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PySceneDetect

Video Scene Cut Detection and Analysis Tool

Build Status PyPI Status LGTM Analysis PyPI Version PyPI License


Latest Release: v0.6.1 (November 28, 2022)

Website: scenedetect.com

Getting Started: Usage Example

Documentation: manual.scenedetect.com

Discord: https://discord.gg/H83HbJngk7


Quick Install:

pip install scenedetect[opencv] --upgrade

Requires ffmpeg/mkvmerge for video splitting support. Windows builds (MSI installer/portable ZIP) can be found on the download page.


Quick Start (Command Line):

Split the input video wherever a new scene is detected:

scenedetect -i video.mp4 detect-adaptive split-video

Skip the first 10 seconds of the input video, and output a list of scenes to the terminal:

scenedetect -i video.mp4 time -s 10s detect-adaptive list-scenes

Help:

scenedetect help

You can find more examples on the website or in the manual.

Quick Start (Python API):

To get started, there is a high level function in the library that performs content-aware scene detection on a video (try it from a Python prompt):

from scenedetect import detect, ContentDetector
scene_list = detect('my_video.mp4', ContentDetector())

scene_list will now be a list containing the start/end times of all scenes found in the video. There also exists a two-pass version AdaptiveDetector which handles fast camera movement better, and ThresholdDetector for handling fade out/fade in events.

Try calling print(scene_list), or iterating over each scene:

from scenedetect import detect, ContentDetector
scene_list = detect('my_video.mp4', ContentDetector())
for i, scene in enumerate(scene_list):
    print('    Scene %2d: Start %s / Frame %d, End %s / Frame %d' % (
        i+1,
        scene[0].get_timecode(), scene[0].get_frames(),
        scene[1].get_timecode(), scene[1].get_frames(),))

We can also split the video into each scene if ffmpeg is installed (mkvmerge is also supported):

from scenedetect import detect, ContentDetector, split_video_ffmpeg
scene_list = detect('my_video.mp4', ContentDetector())
split_video_ffmpeg('my_video.mp4', scene_list)

For more advanced usage, the API is highly configurable, and can easily integrate with any pipeline. This includes using different detection algorithms, splitting the input video, and much more. The following example shows how to implement a function similar to the above, but using the scenedetect API:

from scenedetect import open_video, SceneManager, split_video_ffmpeg
from scenedetect.detectors import ContentDetector
from scenedetect.video_splitter import split_video_ffmpeg

def split_video_into_scenes(video_path, threshold=27.0):
    # Open our video, create a scene manager, and add a detector.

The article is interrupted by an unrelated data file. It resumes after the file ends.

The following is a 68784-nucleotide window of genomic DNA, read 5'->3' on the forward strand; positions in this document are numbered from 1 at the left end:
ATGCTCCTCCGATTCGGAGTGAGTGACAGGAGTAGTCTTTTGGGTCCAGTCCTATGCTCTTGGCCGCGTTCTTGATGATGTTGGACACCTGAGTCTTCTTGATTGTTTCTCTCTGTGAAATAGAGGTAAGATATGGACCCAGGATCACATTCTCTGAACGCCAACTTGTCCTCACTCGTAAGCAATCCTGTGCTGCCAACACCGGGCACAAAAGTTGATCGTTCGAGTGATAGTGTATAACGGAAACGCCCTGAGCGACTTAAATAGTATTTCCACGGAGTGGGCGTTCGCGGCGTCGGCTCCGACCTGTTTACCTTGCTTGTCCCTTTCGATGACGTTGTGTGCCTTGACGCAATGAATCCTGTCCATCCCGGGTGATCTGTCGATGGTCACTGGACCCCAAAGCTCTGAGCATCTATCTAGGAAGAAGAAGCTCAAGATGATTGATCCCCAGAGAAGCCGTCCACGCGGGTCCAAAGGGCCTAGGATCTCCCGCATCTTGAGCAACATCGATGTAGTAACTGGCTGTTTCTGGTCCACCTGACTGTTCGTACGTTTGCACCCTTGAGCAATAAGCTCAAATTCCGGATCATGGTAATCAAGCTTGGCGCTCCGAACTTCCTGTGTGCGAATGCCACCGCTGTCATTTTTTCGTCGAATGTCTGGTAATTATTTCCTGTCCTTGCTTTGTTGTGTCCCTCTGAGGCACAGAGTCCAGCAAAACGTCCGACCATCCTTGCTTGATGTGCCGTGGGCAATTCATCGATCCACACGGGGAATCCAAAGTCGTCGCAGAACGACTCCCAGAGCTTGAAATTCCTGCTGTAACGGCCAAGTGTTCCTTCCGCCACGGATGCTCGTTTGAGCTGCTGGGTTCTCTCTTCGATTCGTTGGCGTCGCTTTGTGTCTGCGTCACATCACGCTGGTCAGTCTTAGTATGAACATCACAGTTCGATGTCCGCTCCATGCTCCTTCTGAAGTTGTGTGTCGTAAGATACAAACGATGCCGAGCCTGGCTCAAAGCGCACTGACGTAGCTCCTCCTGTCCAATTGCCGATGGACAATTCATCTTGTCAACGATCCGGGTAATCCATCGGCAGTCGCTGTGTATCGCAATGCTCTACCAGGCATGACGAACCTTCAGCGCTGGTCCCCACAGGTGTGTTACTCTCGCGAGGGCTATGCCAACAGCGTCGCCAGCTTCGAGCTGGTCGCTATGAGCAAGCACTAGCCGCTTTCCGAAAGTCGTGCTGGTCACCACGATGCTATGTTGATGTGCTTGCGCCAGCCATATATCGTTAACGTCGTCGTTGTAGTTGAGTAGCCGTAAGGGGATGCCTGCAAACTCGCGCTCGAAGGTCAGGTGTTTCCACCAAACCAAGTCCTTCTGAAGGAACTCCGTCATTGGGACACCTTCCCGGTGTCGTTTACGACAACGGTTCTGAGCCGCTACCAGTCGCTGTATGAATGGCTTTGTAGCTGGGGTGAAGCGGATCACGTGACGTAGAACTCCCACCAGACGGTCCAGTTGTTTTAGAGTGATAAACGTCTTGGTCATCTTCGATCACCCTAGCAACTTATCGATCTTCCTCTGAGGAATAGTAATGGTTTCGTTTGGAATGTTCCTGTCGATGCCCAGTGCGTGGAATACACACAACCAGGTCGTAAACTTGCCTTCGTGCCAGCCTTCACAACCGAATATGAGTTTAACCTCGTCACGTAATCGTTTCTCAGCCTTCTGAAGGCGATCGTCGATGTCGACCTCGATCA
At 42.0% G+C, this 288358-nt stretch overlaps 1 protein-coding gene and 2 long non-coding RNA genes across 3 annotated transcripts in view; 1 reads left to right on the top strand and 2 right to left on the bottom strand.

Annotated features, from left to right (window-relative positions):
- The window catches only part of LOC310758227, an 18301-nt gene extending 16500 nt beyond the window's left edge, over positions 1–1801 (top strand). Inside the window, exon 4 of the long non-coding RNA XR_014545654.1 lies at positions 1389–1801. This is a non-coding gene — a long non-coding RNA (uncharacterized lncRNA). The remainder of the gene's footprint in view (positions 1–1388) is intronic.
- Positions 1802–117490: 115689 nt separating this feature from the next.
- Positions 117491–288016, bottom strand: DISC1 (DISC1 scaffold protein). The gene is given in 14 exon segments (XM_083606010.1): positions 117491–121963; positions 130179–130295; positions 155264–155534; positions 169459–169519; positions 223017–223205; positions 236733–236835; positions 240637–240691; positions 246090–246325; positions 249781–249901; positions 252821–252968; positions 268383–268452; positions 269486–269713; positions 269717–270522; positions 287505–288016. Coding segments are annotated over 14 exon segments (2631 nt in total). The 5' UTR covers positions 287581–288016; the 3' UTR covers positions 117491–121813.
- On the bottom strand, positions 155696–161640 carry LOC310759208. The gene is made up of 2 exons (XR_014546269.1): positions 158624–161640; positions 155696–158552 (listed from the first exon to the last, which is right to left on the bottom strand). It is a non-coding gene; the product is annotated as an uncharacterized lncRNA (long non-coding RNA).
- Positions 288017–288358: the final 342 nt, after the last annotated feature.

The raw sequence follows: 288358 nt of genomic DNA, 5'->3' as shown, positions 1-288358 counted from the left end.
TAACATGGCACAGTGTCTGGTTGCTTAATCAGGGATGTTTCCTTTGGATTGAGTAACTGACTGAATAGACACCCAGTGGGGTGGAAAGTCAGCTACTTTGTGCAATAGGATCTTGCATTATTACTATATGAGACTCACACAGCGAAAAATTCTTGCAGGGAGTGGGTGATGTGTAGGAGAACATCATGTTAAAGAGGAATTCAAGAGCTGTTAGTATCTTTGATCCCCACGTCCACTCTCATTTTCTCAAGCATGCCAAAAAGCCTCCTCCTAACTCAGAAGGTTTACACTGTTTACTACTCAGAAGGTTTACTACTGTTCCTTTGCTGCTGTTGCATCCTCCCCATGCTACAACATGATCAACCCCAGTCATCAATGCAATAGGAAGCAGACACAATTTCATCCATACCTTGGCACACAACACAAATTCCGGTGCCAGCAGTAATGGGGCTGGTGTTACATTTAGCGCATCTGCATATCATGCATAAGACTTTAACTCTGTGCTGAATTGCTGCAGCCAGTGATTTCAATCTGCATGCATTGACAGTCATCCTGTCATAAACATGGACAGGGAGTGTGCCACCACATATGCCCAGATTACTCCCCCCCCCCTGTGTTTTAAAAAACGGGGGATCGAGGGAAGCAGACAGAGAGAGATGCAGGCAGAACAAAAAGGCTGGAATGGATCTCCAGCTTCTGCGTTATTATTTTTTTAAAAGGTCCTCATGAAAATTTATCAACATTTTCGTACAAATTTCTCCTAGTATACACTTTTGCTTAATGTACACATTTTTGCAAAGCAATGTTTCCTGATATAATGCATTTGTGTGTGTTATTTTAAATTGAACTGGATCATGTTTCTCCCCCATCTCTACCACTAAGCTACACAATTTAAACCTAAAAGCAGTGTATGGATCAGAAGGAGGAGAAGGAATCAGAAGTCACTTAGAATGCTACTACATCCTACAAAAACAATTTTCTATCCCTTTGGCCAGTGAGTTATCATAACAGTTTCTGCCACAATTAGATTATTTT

video = open_video(video_path)
    scene_manager = SceneManager()
    scene_manager.add_detector(
        ContentDetector(threshold=threshold))
    scene_manager.detect_scenes(video, show_progress=True)
    scene_list = scene_manager.get_scene_list()
    split_video_ffmpeg(video_path, scene_list, show_progress=True)

See the manual for the full PySceneDetect API documentation.


PySceneDetect is a command-line tool and Python library, which uses OpenCV to analyze a video to find each shot change (or "cut"/"scene"). If ffmpeg or mkvmerge is installed, the video can also be split into scenes automatically. A frame-by-frame analysis can also be generated for a video, to help with determining optimal threshold values or detecting patterns/other analysis methods for a particular video. See the Usage documentation for details.

There are two main detection methods PySceneDetect uses: detect-threshold (comparing each frame to a set black level, useful for detecting cuts and fades to/from black), and detect-adaptive (compares each frame sequentially looking for changes in content, useful for detecting fast cuts between video scenes, although slower to process). Each mode has slightly different parameters, and is described in detail below.

In general, use detect-threshold mode if you want to detect scene boundaries using fades/cuts in/out to black. If the video uses a lot of fast cuts between content, and has no well-defined scene boundaries, you should use the detect-adaptive or detect-content modes. Once you know what detection mode to use, you can try the parameters recommended below, or generate a statistics file (using the -s / --statsfile flag) in order to determine the correct paramters - specifically, the proper threshold value.

For help or other issues, you can join the official PySceneDetect Discord Server, submit an issue/bug report here on Github, or contact me via my website.

Usage

Features & Roadmap

You can view the latest features and version roadmap on Readthedocs. See docs/changelog.md for a list of changes in each version, or visit the Releases page to download a specific version. Feel free to submit any bugs/issues or feature requests to the Issue Tracker.

Additional features being planned or in development can be found here (tagged as feature) in the issue tracker. You can also find additional information about PySceneDetect at http://www.bcastell.com/projects/PySceneDetect/.

License

Licensed under BSD 3-Clause (see the LICENSE file for details).

Copyright (C) 2014-2022 Brandon Castellano. All rights reserved.